Foreign News Maritime

Boats operating on Lagos waterways due for inspection December, says LASWA

Boats operating on Lagos waterways due for inspection December, says LASWA
Written by Maritime First

…As 8 people drown in Pakistani boat accident***

The Lagos State Waterways Authority (LASWA) says all boats operating on the state’s waterways are due for inspection in December.

The General Manager of the LASWA, Mr Oluwadamilola Emmanuel, disclosed this in an interview in Lagos on Monday.

Emmanuel said that the authority needed to step up its safety procedure on waterways in line with Gov. Babajide Sanwo-Olu’s renewed commitment toward development of water transportation.

“One of the things we do to further enhance safety on waterways is to carry out biannual inspection on boats. Before the end of the year, I mean before Christmas, boat operators are due for inspection.

“As they come, we carry out checks on them, and wherever there are safety issues, we give them a timeline to do it; if they don’t fix it, we will go after them,” the LASWA boss said.

He said that the authority would inspect all boats to see whether they were worthy to use waterways or not in order to prevent avoidable water mishaps.

Also read: 100,000 commuters travel on Lagos waterways daily – LASWA

The general manager, who noted that the authority relied a lot on information and feedback from passengers, urged them to always report to the authority any threat to safety while on board.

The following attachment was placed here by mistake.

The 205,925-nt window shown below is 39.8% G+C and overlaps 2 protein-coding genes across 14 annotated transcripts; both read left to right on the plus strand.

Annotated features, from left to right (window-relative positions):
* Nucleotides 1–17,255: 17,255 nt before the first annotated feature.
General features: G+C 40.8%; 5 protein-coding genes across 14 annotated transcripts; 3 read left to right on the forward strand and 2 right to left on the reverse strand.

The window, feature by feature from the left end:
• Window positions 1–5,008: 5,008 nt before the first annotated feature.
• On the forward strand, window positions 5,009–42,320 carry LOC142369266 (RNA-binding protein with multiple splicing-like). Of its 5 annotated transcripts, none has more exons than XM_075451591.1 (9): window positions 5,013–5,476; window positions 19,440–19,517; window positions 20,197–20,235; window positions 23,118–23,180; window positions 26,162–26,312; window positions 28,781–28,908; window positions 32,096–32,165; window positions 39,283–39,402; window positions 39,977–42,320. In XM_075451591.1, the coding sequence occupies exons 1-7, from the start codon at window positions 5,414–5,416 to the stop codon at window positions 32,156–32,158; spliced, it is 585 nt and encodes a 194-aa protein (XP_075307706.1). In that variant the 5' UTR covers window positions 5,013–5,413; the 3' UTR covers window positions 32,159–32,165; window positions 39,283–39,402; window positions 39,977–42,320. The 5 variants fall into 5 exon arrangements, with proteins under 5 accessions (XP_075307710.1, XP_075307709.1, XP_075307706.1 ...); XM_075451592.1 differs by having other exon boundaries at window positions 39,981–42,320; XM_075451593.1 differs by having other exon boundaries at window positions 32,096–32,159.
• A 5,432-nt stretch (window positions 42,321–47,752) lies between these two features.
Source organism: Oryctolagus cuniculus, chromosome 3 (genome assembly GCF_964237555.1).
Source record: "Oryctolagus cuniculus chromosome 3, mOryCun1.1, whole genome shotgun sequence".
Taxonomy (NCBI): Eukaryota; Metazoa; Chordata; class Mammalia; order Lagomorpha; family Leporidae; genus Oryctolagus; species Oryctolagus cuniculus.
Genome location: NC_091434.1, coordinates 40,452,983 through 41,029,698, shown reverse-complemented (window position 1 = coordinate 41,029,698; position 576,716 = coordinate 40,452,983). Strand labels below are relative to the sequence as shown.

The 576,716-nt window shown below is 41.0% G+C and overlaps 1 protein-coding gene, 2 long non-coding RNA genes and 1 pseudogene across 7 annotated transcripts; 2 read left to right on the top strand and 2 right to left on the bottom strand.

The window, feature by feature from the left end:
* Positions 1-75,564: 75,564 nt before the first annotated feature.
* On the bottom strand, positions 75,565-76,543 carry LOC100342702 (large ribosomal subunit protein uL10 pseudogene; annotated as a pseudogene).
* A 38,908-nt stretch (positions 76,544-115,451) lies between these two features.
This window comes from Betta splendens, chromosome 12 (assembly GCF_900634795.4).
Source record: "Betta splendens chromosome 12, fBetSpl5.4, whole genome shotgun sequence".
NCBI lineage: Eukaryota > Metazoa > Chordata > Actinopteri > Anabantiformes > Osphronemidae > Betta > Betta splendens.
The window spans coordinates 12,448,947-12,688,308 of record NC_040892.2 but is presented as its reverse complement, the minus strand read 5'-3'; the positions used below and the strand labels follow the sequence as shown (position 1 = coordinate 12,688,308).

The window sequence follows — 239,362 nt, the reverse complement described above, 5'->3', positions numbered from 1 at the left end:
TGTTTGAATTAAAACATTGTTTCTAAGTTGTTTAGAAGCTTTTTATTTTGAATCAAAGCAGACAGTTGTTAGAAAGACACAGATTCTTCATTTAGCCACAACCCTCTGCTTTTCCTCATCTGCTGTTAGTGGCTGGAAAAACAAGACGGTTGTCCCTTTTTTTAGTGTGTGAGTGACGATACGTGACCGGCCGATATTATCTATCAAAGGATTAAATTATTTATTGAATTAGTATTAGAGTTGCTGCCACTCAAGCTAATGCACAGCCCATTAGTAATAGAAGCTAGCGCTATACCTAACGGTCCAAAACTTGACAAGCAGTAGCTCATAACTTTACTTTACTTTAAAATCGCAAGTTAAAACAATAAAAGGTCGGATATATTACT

He said: “We rely a lot on information. We have passengers feedback form as a feedback mechanism where passengers report to us if they notice anything on boats.

“We also encourage our passengers to speak up and let us know, and we will make sure that appropriate penalties are issued out to any erring boat operator who doesn’t comply accordingly with the safety procedure.

“Passengers have the responsibility to be the first line safety agent themselves by ensuring that they wear life jackets.”

On prevalent offences committed by boat operators, the general manager highlighted night travel, overloading, and removal life jacket in the middle of the journey, among others.

According to him, there has to be continuous enforcement and control to enhance and sustain safety on waterways.

He said that erring operators caught flouting safety rules and regulations were made to pay fines into the state treasury account as deterrent.

“We have sanctioned between 40 to 50 operators since the beginning of the year. They pay fines to the state government and make sure they sort out whatever safety rule and regulations broken.

“They must fix whatever problem is in their boat before they are allowed to operate on our waterways,” Emmanuel said.

In the meantime, a rescue official on Monday reported that at least eight people which includes men, women and a child were killed after a boat capsized in eastern Pakistan.

Local rescue official Zafar Iqbal said the boat carrying around 30 people and goods capsized on the Sutlej river near the city of Dipalpur.

Iqbal added that 10 people had been rescued and that the search for those missing was ongoing.

It was not yet clear what caused the accident, he said.

Local media reports said that members of a family had been travelling to a funeral when the accident took place due to overloading.

Small wooden boats are often used to transport people and goods in Pakistan.

Accidents are common as they operate without safety measures including life jackets.

 

About the author

Maritime First